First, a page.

Amanda Lynne is a sexy young woman. With her long dark hair, smoky eyes, and ruby red lips, Amanda is a burlesque dancer who strides across the stage in high heels and feathered costumes night after night. She also happens to have type 1 diabetes. “It’s not just enough to entertain,” she says. “If you can inspire people and set an example, that’s what makes a difference.”
Amanda started dancing when she was two years old. She remembers sitting in front of the TV watching the Nutcracker and mimicking the dancers. In her bare feet she danced so hard and so often, that she rubbed the skin off her little toes.
“That’s when my mom decided to enroll me in a dance class,” she laughs. At 4 years old she knew she wanted to be a ballroom dancer, the women in her favorite movie, “Ziegfeld Follies.” She never stopped dancing, even after being diagnosed with type 1 diabetes at 14 years old.
Amanda says he was never really allowed to eat any sugar growing up, but remembers that she began sneaking it because she was starving all the time. At 5 ft. 2 inches and 72 pounds, by the time she got to the hospital her blood sugar was 900. The doctors said she was close to death. Amanda was given insulin, and after a few hours she snuck out of the hospital to go to dance class.
“If I was going to die, I wanted to die on the dance floor,” she says. She returned to the hospital after class and stayed there for 5 days, though she says the experience taught her that she needed to be her own doctor. “I ran up and down the stairs of the hospital to get my blood sugar down because I refused to stay in bed and be pumped full of insulin.” Amanda says the nurses were trying to feed her pancakes with sugar free syrup. “The dietician was giving me a list of what I could eat at McDonald’s and I was thinking, why don’t you tell me to change the way I eat?” Amanda explains that she has always been very strict about her diet and eats the same food every day. Her favorite is spicy Indian, which she says helps lower her insulin requirements. (There is currently no scientific proof that spices, other than cinnamon, will decrease insulin needs. Here is a good article on the benefits of cinnamon, tumeric and ginger.)
Amanda makes all her own costumes and is inspired by the styles and materials of Vaudeville, Lady Ga-Ga and old Broadway. Her costumes are brightly colored in pinks, greens and reds, and are bedazzled with feathers, flowers and sparkles. And while she loves all styles of dancing, Ballroom is her favorite. Burlesque dancing is theatrical, Amanda explains, with a lot of stretching while Brazilian Samba is fast paced and Ballroom, her favorite, is a great workout. She always keeps a juice box nearby and a brown rice bar to stabilize her sugars, which she says, is a healthier choice than glucose tabs.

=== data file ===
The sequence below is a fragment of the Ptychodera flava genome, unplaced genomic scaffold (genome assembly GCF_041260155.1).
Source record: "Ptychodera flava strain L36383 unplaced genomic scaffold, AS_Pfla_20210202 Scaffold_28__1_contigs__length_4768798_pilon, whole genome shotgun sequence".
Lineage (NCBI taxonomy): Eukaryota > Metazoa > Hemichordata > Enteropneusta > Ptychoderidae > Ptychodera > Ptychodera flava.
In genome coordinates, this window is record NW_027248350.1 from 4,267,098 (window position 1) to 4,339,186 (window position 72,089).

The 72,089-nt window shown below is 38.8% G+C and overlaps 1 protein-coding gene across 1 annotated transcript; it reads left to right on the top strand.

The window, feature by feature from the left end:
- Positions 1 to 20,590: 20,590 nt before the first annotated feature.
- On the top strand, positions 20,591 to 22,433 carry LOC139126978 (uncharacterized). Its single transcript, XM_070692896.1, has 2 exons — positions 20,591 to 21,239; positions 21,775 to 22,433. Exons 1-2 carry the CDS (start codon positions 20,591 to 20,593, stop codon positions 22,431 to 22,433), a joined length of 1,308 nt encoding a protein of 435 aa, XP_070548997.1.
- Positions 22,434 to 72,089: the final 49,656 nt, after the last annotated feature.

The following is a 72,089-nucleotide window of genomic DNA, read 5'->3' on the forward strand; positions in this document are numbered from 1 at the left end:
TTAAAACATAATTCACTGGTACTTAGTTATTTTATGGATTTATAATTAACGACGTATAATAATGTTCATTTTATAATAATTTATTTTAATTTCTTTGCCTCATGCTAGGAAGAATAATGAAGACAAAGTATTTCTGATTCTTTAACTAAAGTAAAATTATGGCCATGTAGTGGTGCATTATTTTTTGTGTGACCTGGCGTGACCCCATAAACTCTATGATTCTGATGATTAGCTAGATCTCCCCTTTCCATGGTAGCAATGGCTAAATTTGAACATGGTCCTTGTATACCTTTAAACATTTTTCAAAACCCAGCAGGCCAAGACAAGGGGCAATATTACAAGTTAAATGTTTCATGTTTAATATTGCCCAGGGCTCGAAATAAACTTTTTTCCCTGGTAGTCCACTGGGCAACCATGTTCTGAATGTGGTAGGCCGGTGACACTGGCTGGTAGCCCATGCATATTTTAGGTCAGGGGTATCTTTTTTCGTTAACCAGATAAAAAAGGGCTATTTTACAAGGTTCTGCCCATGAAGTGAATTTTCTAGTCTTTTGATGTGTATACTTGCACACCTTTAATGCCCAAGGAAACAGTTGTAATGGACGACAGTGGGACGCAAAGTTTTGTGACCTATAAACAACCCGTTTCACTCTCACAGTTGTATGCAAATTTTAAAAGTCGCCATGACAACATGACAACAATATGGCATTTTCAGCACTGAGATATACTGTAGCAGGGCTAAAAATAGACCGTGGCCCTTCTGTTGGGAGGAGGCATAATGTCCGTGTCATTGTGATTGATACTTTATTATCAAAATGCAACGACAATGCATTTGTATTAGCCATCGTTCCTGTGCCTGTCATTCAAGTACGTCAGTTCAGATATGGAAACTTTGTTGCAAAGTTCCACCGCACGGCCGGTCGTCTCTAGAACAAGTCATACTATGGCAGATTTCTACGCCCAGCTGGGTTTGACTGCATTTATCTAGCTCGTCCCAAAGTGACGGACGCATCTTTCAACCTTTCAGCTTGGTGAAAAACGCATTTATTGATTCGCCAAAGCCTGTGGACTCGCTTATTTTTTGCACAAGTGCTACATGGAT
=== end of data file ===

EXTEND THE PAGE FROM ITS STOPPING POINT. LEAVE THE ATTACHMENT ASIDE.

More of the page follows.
One of the downsides of living with diabetes is her frequent low blood sugars. Amanda doesn’t drive and at 30 years old, still lives at home with her mom. She doesn’t wear a pump because it doesn’t work with her costumes, and has been rotating injections for so long that she has scarring on her stomach and thighs. “I’m honest about my body,” she says. Amanda wears fish net stocking and uses body make-up to hide the cellulite and scarring, and is a big supporter of Nivea Cellulite Cream. “Diabetes has not held me back in my career,” she says, “but it has in my personal life. I’ve never been ashamed and I deal with things head on.” Amanda lives in a world where sexiness sells, but says she provides “fresh, clean entertainment.” The coffee table book, “A Day In The Life Of A Showgirl” is now in the early stages of production and will discuss the fact that Amanda is a diabetic, which contributes to her passion for dance as the healthiest and most beautiful form of exercise.
Tips from Amanda:
- Be your own doctor
- Your body is a machine, exercise daily
- Find what works for you